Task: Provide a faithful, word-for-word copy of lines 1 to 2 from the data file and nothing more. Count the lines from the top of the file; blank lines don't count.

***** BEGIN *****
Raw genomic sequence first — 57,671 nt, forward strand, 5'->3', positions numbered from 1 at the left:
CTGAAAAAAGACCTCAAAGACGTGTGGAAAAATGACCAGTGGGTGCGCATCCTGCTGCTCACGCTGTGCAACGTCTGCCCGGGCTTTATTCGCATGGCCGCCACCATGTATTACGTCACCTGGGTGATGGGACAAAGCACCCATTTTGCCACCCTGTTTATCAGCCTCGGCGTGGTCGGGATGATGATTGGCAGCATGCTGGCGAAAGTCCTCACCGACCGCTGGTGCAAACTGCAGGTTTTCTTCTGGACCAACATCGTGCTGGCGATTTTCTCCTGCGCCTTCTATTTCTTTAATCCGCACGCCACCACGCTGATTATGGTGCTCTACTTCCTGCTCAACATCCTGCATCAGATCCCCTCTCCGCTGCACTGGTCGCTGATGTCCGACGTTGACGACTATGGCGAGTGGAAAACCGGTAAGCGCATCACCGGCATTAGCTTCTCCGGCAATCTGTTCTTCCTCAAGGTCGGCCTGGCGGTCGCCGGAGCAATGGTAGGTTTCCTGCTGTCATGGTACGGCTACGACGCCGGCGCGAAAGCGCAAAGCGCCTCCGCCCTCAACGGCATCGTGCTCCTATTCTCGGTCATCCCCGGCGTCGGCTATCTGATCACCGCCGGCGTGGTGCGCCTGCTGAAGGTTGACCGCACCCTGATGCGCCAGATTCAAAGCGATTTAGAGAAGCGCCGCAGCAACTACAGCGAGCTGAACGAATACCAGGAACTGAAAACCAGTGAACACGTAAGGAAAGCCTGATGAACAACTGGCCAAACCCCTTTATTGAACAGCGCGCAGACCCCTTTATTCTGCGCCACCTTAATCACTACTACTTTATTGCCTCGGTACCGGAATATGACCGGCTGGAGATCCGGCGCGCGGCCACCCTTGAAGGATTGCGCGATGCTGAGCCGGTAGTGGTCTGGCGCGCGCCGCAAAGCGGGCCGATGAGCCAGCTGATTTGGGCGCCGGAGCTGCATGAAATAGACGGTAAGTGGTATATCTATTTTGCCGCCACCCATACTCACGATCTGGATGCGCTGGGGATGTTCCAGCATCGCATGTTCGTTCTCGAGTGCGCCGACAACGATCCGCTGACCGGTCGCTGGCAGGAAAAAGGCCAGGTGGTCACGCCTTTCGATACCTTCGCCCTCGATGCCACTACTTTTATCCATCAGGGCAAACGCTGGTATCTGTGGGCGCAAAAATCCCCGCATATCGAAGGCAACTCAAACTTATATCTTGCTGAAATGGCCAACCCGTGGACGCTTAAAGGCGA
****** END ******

Raw genomic sequence first — 57,671 nt, forward strand, 5'->3', positions numbered from 1 at the left:
CTGAAAAAAGACCTCAAAGACGTGTGGAAAAATGACCAGTGGGTGCGCATCCTGCTGCTCACGCTGTGCAACGTCTGCCCGGGCTTTATTCGCATGGCCGCCACCATGTATTACGTCACCTGGGTGATGGGACAAAGCACCCATTTTGCCACCCTGTTTATCAGCCTCGGCGTGGTCGGGATGATGATTGGCAGCATGCTGGCGAAAGTCCTCACCGACCGCTGGTGCAAACTGCAGGTTTTCTTCTGGACCAACATCGTGCTGGCGATTTTCTCCTGCGCCTTCTATTTCTTTAATCCGCACGCCACCACGCTGATTATGGTGCTCTACTTCCTGCTCAACATCCTGCATCAGATCCCCTCTCCGCTGCACTGGTCGCTGATGTCCGACGTTGACGACTATGGCGAGTGGAAAACCGGTAAGCGCATCACCGGCATTAGCTTCTCCGGCAATCTGTTCTTCCTCAAGGTCGGCCTGGCGGTCGCCGGAGCAATGGTAGGTTTCCTGCTGTCATGGTACGGCTACGACGCCGGCGCGAAAGCGCAAAGCGCCTCCGCCCTCAACGGCATCGTGCTCCTATTCTCGGTCATCCCCGGCGTCGGCTATCTGATCACCGCCGGCGTGGTGCGCCTGCTGAAGGTTGACCGCACCCTGATGCGCCAGATTCAAAGCGATTTAGAGAAGCGCCGCAGCAACTACAGCGAGCTGAACGAATACCAGGAACTGAAAACCAGTGAACACGTAAGGAAAGCCTGATGAACAACTGGCCAAACCCCTTTATTGAACAGCGCGCAGACCCCTTTATTCTGCGCCACCTTAATCACTACTACTTTATTGCCTCGGTACCGGAATATGACCGGCTGGAGATCCGGCGCGCGGCCACCCTTGAAGGATTGCGCGATGCTGAGCCGGTAGTGGTCTGGCGCGCGCCGCAAAGCGGGCCGATGAGCCAGCTGATTTGGGCGCCGGAGCTGCATGAAATAGACGGTAAGTGGTATATCTATTTTGCCGCCACCCATACTCACGATCTGGATGCGCTGGGGATGTTCCAGCATCGCATGTTCGTTCTCGAGTGCGCCGACAACGATCCGCTGACCGGTCGCTGGCAGGAAAAAGGCCAGGTGGTCACGCCTTTCGATACCTTCGCCCTCGATGCCACTACTTTTATCCATCAGGGCAAACGCTGGTATCTGTGGGCGCAAAAATCCCCGCATATCGAAGGCAACTCAAACTTATATCTTGCTGAAATGGCCAACCCGTGGACGCTTAAAGGCGA